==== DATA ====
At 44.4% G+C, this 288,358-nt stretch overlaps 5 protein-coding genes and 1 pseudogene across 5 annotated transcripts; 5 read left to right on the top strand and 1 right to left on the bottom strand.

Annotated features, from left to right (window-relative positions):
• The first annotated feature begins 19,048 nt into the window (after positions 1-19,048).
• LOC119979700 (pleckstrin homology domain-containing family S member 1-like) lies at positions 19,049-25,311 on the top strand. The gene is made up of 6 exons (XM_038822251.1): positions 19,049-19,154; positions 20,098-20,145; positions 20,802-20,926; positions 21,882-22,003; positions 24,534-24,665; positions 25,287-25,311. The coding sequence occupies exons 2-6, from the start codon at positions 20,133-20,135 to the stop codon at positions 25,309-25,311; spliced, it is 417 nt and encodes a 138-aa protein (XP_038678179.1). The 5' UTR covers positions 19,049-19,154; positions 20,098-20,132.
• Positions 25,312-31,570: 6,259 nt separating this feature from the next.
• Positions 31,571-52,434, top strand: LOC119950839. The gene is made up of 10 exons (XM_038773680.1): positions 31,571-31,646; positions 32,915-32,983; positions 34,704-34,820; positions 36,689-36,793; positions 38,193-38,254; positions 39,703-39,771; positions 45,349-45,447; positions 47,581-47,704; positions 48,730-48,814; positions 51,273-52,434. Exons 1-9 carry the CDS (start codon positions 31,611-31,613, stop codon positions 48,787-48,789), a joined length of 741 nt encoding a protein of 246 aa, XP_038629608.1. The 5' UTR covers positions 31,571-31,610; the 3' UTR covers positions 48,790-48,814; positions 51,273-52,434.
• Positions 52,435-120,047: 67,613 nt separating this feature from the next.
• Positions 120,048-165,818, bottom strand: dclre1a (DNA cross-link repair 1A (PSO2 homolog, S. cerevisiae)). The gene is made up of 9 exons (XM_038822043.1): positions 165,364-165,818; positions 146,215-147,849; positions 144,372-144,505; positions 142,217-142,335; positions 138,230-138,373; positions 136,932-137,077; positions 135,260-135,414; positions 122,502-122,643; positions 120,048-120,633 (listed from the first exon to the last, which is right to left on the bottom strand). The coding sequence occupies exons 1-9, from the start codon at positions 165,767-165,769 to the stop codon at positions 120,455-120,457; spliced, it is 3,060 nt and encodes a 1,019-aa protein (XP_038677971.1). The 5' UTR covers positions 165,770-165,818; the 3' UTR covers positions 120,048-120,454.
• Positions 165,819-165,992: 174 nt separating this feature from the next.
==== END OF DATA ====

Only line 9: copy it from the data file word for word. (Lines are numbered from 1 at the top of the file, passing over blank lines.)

• Positions 165,819-165,992: 174 nt separating this feature from the next.